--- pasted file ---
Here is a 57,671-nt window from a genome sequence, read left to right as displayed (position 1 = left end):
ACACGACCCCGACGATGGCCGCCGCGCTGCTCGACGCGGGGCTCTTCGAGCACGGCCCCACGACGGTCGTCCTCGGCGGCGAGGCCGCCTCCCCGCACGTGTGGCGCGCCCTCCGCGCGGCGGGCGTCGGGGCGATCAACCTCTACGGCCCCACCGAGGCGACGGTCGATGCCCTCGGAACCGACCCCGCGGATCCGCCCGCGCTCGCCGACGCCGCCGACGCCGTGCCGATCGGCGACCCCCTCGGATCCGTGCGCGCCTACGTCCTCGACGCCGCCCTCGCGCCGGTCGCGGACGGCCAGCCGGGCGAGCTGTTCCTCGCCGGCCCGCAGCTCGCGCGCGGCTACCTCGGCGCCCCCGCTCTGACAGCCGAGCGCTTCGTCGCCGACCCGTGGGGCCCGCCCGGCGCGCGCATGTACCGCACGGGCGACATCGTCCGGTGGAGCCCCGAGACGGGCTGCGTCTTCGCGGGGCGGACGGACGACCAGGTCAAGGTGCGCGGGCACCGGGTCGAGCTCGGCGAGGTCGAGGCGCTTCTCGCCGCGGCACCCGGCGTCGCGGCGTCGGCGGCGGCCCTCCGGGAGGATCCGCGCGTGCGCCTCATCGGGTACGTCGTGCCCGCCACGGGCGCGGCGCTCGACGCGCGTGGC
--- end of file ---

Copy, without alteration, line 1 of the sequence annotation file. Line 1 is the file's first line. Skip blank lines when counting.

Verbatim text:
Here is a 57,671-nt window from a genome sequence, read left to right as displayed (position 1 = left end):